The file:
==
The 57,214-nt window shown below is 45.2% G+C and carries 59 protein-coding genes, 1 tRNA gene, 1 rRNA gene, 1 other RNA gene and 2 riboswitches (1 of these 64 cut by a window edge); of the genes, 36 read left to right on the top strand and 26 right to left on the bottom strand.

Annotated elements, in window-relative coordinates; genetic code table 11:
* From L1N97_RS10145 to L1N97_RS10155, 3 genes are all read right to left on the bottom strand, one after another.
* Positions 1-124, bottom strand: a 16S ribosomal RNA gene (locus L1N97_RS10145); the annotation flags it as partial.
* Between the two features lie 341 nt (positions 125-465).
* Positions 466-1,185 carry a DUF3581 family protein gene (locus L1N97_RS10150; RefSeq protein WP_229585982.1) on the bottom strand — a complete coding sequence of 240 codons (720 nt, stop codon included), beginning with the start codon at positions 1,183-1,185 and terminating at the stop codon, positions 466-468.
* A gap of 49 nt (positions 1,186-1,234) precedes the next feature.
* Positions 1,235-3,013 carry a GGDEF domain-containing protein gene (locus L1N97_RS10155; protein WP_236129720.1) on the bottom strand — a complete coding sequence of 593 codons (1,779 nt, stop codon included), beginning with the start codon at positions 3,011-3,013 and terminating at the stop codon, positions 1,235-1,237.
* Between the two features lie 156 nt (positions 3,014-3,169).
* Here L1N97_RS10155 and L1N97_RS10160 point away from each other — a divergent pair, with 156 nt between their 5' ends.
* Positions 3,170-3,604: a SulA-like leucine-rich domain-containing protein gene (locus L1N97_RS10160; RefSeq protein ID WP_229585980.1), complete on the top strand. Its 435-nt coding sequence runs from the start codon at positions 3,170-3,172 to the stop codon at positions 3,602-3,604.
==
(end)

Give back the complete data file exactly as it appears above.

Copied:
The 57,214-nt window shown below is 45.2% G+C and carries 59 protein-coding genes, 1 tRNA gene, 1 rRNA gene, 1 other RNA gene and 2 riboswitches (1 of these 64 cut by a window edge); of the genes, 36 read left to right on the top strand and 26 right to left on the bottom strand.

Annotated elements, in window-relative coordinates; genetic code table 11:
* From L1N97_RS10145 to L1N97_RS10155, 3 genes are all read right to left on the bottom strand, one after another.
* Positions 1-124, bottom strand: a 16S ribosomal RNA gene (locus L1N97_RS10145); the annotation flags it as partial.
* Between the two features lie 341 nt (positions 125-465).
* Positions 466-1,185 carry a DUF3581 family protein gene (locus L1N97_RS10150; RefSeq protein WP_229585982.1) on the bottom strand — a complete coding sequence of 240 codons (720 nt, stop codon included), beginning with the start codon at positions 1,183-1,185 and terminating at the stop codon, positions 466-468.
* A gap of 49 nt (positions 1,186-1,234) precedes the next feature.
* Positions 1,235-3,013 carry a GGDEF domain-containing protein gene (locus L1N97_RS10155; protein WP_236129720.1) on the bottom strand — a complete coding sequence of 593 codons (1,779 nt, stop codon included), beginning with the start codon at positions 3,011-3,013 and terminating at the stop codon, positions 1,235-1,237.
* Between the two features lie 156 nt (positions 3,014-3,169).
* Here L1N97_RS10155 and L1N97_RS10160 point away from each other — a divergent pair, with 156 nt between their 5' ends.
* Positions 3,170-3,604: a SulA-like leucine-rich domain-containing protein gene (locus L1N97_RS10160; RefSeq protein ID WP_229585980.1), complete on the top strand. Its 435-nt coding sequence runs from the start codon at positions 3,170-3,172 to the stop codon at positions 3,602-3,604.